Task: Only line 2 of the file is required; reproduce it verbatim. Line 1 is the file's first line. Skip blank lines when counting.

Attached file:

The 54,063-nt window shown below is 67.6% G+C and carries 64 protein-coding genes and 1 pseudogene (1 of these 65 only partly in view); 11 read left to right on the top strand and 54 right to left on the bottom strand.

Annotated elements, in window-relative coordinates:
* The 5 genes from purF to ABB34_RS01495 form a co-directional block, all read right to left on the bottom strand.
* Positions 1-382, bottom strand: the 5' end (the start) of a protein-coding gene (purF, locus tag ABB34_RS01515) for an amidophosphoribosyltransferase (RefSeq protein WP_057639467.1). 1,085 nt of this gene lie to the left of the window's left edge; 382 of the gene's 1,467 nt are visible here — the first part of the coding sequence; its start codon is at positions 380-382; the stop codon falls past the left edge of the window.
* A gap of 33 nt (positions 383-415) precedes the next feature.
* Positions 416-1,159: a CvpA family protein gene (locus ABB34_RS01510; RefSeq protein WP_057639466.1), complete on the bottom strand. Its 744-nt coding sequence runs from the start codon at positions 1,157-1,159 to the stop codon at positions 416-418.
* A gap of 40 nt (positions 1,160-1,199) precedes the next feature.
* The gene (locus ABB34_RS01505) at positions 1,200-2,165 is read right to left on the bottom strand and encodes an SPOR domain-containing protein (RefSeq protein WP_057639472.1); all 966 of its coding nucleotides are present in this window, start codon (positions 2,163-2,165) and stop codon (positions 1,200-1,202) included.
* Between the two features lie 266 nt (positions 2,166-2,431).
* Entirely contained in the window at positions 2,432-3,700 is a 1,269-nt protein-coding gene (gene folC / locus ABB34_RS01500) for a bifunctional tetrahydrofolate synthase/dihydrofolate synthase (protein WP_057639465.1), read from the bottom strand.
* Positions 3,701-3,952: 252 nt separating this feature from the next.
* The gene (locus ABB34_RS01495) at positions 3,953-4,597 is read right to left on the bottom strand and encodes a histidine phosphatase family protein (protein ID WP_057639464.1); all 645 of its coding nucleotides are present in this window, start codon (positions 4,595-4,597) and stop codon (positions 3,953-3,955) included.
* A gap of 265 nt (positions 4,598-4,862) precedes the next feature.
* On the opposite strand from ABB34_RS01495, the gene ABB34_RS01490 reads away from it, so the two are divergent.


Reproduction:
Annotated elements, in window-relative coordinates: